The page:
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CEO View. Get control of your digital footprint

I’m James Walker, CEO at Rightly. As well as leading Rightly I’m supporting both English and Scottish governments, regulators and independent bodies to ensure that consumers are put first when it comes to policy and protection.

Get control blog

I want to help people to take back control of their data. Your data is yours, but it’s an asset that puts you at risk without seeing any value in return.

The world of personal data is in disarray. GDPR was meant to help people remove worries about their data, but companies don’t do the right thing with it. I’m worried about that and I think you should be too.

Did you know, I can buy more information about you than your partner or parents probably know, for between five and ten pence? When scaled, all our data is being acquired and sold between organisations and it wouldn’t be uncommon for over 2,500 companies to have your personal data.

Do you think data is all about cookies?

Everyone hates accepting cookies when you visit a website and the majority of people accept all, including me so don’t worry you’re not alone! Cookies help websites deliver a personalised experience and to understand their audience. The data collected is normally unpersonalised and all it knows is your habits but not who you are.

The bigger risk is our personalised data, the data we hand over to businesses, as the insight they gather helps to build a profile of you.

Your data is your risk but you’re not in control

Businesses have the right to receive your data without your consent, buying it under legitimate consent. This means they may have a product or service they think you’d like, so they can buy your data and you won't even know they’ve got it.

So why care?

It’s easy to be apathetic about your data. You may think ‘I can’t control it’, so why care about it? But, it’s powerful, it’s yours and you can do so much with it. Yet others are using it to their advantage but not always to your advantage.

The best way I can compare the risk is to how you protect other assets you own. For example, would you leave the doors to your home unlocked? Or would you write down the passcode for your debit card and leave it in easy reach? So why wouldn’t you protect your data that powers every interaction that you have with every company and every service you use?

Last year there were six billion breaches of consumer data around the world and every minute consumers in the UK lose over £4,000 to scammers. The two are linked. Your data powers scams, it’s fuel to the scams fire. Your data is used for identity fraud scams, for spear phishing attacks and hacks where your password is compromised.

Today on BBC Radio 4’s consumer programme, You & Yours, an episode featured a consumer focused on taking control of her data footprint. She had taken a year and was still finding companies with her data without her knowledge or consent.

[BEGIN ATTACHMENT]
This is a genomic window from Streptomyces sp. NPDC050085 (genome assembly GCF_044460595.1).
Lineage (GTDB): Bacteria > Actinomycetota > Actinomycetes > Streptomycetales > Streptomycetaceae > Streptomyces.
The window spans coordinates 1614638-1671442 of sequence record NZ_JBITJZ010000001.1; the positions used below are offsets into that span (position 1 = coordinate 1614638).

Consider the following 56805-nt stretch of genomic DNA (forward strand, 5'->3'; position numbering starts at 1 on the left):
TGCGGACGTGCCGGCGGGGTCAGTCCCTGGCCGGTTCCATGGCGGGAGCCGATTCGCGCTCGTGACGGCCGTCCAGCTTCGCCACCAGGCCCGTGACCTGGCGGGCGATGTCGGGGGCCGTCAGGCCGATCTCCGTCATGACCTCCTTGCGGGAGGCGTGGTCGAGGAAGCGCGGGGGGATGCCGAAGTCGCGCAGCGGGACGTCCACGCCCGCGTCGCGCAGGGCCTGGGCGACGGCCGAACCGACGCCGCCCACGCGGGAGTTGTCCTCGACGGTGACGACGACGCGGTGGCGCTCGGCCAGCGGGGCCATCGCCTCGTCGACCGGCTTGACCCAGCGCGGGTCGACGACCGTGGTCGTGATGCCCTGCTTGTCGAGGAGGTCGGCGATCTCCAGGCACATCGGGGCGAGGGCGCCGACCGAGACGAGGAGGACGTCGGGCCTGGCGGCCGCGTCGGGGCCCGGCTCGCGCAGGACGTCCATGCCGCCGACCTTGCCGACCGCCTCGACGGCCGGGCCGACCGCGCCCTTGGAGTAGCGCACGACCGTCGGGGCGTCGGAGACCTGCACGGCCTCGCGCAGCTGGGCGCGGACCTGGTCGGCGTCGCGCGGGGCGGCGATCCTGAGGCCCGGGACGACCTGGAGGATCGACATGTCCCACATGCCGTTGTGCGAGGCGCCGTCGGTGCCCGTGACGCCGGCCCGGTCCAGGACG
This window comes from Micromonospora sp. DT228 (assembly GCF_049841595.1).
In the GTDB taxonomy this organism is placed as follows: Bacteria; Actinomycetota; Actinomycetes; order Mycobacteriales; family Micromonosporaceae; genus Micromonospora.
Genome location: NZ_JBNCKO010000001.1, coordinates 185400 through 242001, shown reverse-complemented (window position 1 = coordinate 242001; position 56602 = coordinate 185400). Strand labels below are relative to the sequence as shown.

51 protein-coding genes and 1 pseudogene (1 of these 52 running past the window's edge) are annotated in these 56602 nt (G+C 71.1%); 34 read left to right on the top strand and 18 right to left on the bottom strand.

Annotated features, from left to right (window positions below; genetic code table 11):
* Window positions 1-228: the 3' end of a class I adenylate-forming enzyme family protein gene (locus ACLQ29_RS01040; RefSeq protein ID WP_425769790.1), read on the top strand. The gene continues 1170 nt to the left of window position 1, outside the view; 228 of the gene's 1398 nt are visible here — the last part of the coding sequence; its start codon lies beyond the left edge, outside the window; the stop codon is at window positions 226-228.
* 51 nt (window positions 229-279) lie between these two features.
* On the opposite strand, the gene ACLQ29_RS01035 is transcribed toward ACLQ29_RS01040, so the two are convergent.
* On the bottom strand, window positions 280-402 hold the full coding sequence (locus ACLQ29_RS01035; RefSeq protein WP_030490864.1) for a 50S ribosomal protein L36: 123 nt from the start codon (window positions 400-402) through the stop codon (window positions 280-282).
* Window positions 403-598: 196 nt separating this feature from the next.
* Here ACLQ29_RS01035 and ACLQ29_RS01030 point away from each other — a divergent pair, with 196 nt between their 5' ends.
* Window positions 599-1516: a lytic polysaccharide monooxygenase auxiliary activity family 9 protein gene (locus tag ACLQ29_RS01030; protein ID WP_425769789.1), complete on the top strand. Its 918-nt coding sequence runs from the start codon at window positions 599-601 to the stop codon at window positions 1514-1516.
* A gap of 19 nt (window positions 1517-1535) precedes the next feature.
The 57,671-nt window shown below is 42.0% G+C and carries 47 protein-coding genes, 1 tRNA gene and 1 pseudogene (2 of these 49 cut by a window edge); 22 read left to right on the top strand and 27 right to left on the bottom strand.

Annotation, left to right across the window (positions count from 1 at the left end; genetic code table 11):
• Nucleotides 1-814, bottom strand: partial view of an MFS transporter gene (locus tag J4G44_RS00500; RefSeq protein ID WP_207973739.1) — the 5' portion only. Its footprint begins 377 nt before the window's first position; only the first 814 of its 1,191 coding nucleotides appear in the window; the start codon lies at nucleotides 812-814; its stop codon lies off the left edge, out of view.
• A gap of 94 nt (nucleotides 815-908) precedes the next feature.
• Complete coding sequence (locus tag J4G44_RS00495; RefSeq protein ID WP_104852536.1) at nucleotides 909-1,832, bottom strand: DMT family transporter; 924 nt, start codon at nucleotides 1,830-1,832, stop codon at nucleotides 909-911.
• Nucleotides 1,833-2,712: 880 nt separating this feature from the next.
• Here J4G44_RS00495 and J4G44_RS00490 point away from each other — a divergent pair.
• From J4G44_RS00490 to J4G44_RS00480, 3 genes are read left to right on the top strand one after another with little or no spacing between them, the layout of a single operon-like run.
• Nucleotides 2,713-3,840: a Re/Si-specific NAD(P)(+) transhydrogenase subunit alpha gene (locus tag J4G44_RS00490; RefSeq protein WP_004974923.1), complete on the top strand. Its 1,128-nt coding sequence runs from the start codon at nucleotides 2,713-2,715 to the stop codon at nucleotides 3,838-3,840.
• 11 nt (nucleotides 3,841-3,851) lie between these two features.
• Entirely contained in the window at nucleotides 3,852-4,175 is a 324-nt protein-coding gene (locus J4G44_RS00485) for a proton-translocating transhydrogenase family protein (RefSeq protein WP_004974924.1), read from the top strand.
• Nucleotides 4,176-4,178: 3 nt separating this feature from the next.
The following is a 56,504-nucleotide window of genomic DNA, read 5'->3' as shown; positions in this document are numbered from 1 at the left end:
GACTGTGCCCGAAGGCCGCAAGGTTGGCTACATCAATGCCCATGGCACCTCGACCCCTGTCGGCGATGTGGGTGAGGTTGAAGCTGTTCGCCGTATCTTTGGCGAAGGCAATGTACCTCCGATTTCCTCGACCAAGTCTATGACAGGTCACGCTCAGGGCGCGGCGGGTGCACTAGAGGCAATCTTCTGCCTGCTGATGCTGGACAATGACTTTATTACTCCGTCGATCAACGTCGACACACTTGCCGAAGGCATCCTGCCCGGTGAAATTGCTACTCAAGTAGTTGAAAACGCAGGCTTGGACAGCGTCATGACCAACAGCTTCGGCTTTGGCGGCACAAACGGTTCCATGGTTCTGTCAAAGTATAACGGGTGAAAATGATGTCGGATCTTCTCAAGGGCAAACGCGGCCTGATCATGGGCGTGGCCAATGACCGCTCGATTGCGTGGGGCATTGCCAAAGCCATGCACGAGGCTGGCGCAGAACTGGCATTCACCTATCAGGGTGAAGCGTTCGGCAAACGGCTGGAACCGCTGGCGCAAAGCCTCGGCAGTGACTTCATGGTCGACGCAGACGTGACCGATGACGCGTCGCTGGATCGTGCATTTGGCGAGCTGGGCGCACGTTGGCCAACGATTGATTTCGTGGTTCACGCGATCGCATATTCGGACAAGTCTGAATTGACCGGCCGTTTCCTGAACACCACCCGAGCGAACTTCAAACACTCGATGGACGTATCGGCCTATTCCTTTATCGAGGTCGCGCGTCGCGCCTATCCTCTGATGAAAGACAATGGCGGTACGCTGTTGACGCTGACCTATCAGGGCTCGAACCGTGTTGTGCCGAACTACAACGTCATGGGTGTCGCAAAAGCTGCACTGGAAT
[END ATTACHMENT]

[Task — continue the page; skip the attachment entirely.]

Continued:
Removing from marketing lists does not remove your data

So when you press remove or unsubscribe from a marketing email and feel empowered, remember the company has removed you from the marketing list, but not from their database. Depending on their privacy policy they may still be selling your data, you need to do more to take back control. It can be simple, quick and can be effective.

How do you find who has your data?

Businesses are required to tell you when they receive your data from another company, but no one does. The impact is that you don’t know who has your data, nor do you know who to ask about what data they have on you, nor how to delete it. But not all is lost. You can take back control.

  1. Rightly Protect

The first step is Rightly Protect. It helps you work out how many companies definitely have your data and you can choose from which organisations you want to delete it. It takes minutes and it’s simple. The companies will reply to you either confirming they have automatically deleted your data or ask you for proof of identity before then completing the deletion.

Some companies are again breaking the law. If you are asked to fill in their form or website page, just say no. These firms are trying to make life simple for them and not for you. The more consumers they can put off the more data they can keep.

2. Data Brokers

Data brokers make money from knowing about you. They focus on finding as much data as possible - the more they know the more they can get from selling your profile. They find it and focus on building a profile on you richer in information than even your parents or partner may know about you. For me, they know if I will get cancer. Nice to know but often the facts are wrong and inaccurate.

Rightly has a list of data brokers you can submit to. In order to take action, we will work on your behalf to require data brokers not to process your data. This is so important, because requesting your data to be deleted only removes your data for now, but they can buy it back in again later. However, to make a ‘do not process’ request means even if they buy your data back they can still not use it, never ever again.